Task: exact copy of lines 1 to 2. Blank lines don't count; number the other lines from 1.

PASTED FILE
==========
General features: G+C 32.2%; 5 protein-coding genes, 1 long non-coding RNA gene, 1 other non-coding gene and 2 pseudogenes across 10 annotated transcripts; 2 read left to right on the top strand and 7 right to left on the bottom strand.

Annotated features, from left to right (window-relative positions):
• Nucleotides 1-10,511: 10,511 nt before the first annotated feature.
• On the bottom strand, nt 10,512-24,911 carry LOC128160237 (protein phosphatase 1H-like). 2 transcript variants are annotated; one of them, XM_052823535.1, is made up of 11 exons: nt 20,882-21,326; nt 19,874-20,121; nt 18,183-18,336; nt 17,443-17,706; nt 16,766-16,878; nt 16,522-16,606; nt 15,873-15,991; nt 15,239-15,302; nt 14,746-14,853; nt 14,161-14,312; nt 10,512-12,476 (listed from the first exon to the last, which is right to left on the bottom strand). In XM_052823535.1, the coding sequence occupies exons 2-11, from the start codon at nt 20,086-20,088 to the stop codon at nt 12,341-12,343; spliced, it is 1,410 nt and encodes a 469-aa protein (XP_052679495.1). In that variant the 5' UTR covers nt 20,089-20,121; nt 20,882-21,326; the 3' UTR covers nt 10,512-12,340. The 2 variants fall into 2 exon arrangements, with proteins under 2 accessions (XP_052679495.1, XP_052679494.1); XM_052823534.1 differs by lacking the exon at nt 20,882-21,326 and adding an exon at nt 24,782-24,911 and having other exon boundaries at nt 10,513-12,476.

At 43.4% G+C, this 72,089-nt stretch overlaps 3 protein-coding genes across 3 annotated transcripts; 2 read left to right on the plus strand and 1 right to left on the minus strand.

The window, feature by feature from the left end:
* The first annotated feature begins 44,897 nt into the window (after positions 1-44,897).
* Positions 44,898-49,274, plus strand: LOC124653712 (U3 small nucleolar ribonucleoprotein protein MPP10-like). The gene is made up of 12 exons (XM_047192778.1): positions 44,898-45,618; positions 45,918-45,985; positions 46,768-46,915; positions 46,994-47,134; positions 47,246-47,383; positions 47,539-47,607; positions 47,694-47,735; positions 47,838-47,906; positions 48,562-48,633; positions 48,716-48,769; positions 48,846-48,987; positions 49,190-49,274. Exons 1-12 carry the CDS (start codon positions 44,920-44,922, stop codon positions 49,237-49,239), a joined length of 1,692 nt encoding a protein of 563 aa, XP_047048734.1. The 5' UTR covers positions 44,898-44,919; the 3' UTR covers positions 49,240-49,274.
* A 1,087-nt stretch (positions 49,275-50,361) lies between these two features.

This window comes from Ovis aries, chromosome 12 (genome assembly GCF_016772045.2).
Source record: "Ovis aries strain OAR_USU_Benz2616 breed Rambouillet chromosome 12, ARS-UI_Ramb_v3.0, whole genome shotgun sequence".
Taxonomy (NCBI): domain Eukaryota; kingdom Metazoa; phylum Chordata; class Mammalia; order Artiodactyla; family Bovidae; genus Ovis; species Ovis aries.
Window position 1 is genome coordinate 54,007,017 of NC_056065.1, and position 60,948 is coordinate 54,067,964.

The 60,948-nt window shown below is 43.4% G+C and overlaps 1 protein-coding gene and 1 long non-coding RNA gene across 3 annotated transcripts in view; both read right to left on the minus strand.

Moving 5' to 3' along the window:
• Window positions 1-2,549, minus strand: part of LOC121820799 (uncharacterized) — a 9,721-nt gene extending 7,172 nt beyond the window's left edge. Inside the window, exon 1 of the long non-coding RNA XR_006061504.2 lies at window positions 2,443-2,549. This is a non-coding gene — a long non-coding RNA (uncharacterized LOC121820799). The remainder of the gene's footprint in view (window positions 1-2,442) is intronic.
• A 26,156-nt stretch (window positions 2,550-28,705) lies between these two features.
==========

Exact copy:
General features: G+C 32.2%; 5 protein-coding genes, 1 long non-coding RNA gene, 1 other non-coding gene and 2 pseudogenes across 10 annotated transcripts; 2 read left to right on the top strand and 7 right to left on the bottom strand.

Annotated features, from left to right (window-relative positions):